Specialty plates bring in $66 million
PHOENIX— What goes on the back of your vehicle, looks great and makes a lot of money for a worthy cause? A specialty license plate from the Arizona Department of Transportation Motor Vehicle Division.
Since fiscal year 2007, the total revenue generated from the sale of specialty license plates has reached $66 million. Those funds support causes including cancer awareness and research, child abuse prevention, environmental awareness, organ donation, university scholarships, veterans’ programs and quite a few more.
“The specialty plate program is a real point of pride for Arizona and is a tremendous success,” said MVD Director Eric Jorgensen. “To have raised $66 million since 2007 proves Arizonans are both generous and eager to support great causes. Even during the depth of the economic downturn a few years ago, these revenues went up and that trend is continuing today.”
In December 2016, three new plates were made available. The Grand Canyon University plate, which raises funds for academic scholarships, a historic preservation funds will be raised by the Historic Route 66 plate and the Special Olympics plate, which will support sports, health and leadership programs.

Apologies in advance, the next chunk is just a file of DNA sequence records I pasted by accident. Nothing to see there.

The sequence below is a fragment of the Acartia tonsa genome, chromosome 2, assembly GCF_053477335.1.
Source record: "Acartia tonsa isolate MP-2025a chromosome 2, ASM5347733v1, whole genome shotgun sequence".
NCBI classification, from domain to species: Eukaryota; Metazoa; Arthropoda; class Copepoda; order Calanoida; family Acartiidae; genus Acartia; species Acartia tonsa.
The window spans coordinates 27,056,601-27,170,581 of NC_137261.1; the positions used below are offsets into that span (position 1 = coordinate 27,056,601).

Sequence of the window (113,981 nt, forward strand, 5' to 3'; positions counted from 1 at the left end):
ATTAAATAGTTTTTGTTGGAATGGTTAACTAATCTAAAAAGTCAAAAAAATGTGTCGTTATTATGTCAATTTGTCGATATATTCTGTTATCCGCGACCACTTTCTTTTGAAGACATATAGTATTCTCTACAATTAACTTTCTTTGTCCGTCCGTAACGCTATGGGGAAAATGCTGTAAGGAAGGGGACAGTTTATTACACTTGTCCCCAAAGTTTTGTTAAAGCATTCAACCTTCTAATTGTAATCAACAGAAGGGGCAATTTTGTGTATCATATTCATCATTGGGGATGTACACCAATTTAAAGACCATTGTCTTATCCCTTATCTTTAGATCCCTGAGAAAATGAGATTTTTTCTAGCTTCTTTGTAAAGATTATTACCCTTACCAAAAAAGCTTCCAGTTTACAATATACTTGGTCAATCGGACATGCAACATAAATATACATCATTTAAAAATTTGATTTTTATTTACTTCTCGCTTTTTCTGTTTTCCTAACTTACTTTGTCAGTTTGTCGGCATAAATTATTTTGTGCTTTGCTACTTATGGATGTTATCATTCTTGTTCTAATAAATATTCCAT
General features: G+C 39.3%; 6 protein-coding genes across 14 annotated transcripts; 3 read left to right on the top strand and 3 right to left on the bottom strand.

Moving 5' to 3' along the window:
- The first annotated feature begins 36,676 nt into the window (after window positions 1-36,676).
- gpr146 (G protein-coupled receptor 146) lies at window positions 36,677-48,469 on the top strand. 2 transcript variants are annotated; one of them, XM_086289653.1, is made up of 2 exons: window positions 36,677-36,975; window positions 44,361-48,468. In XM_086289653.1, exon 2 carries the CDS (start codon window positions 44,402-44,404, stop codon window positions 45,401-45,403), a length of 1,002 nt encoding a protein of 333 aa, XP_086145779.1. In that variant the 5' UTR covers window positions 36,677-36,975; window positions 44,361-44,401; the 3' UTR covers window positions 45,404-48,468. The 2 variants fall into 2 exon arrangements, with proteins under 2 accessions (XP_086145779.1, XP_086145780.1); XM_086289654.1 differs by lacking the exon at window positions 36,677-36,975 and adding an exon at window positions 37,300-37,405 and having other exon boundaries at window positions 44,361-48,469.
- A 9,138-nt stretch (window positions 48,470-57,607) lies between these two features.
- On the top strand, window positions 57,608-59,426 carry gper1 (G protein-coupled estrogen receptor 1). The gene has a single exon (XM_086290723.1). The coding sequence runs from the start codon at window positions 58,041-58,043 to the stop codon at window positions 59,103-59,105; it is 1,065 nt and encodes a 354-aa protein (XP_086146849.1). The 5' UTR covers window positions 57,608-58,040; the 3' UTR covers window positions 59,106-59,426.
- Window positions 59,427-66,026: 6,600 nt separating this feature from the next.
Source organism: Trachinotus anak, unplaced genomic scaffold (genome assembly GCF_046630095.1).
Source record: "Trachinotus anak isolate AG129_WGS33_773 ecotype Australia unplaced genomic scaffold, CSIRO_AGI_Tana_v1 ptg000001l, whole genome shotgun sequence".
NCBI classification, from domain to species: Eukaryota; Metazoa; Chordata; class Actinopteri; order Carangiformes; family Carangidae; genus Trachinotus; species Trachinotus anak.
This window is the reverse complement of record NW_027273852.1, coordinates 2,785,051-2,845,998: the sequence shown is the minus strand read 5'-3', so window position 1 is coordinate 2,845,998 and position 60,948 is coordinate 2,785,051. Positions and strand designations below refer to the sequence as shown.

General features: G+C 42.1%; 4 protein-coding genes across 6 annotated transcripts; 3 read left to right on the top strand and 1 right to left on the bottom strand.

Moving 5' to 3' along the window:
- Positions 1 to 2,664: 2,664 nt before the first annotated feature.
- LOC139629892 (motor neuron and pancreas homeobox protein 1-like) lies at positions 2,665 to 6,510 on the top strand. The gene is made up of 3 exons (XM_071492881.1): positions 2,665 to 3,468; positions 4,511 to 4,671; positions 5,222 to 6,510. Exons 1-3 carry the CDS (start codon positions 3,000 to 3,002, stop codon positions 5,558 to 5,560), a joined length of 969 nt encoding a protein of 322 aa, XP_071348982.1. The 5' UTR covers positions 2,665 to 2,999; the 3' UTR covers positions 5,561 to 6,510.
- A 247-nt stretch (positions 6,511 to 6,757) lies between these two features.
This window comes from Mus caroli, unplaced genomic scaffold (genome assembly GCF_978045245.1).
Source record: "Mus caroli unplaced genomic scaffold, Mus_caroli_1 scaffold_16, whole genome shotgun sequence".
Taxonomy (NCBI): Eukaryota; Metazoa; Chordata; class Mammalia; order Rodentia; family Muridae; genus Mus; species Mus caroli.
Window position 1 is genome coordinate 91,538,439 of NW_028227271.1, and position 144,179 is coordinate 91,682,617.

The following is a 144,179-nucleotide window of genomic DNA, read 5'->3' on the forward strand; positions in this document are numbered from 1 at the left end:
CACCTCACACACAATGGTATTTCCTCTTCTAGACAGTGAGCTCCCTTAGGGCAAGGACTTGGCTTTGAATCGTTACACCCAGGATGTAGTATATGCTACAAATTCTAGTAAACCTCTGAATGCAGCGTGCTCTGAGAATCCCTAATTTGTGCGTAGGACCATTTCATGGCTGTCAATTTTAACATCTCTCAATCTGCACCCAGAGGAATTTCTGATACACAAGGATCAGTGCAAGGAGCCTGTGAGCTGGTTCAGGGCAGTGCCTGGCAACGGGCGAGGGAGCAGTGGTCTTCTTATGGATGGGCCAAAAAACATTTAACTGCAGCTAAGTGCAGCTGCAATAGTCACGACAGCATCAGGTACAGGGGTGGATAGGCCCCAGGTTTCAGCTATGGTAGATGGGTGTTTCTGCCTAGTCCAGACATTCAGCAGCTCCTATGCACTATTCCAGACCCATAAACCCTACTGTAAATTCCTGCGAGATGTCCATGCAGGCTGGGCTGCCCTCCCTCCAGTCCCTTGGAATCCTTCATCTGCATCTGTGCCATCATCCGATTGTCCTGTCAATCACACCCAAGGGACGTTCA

“We’re excited about the opportunity to have a Grand Canyon University-themed license plate,” said GCU Communications Director Bob Romantic. “It’s a way for people to not only show pride in the university but also support academic scholarships that make it possible for many students to attend college.”
A fourth plate, for the 100 Club/First Responders, will soon be available pending completion of the plate design. Those funds will go toward scholarships for family members of public safety officers and firefighters.
Specialty plates typically cost $25. Of that, $17 is committed to the benefiting organization. More information about specialty plates including how to order is available at ServiceArizona.com or azdot.gov/mvd.
The specialty plate program was established by state law in 1989.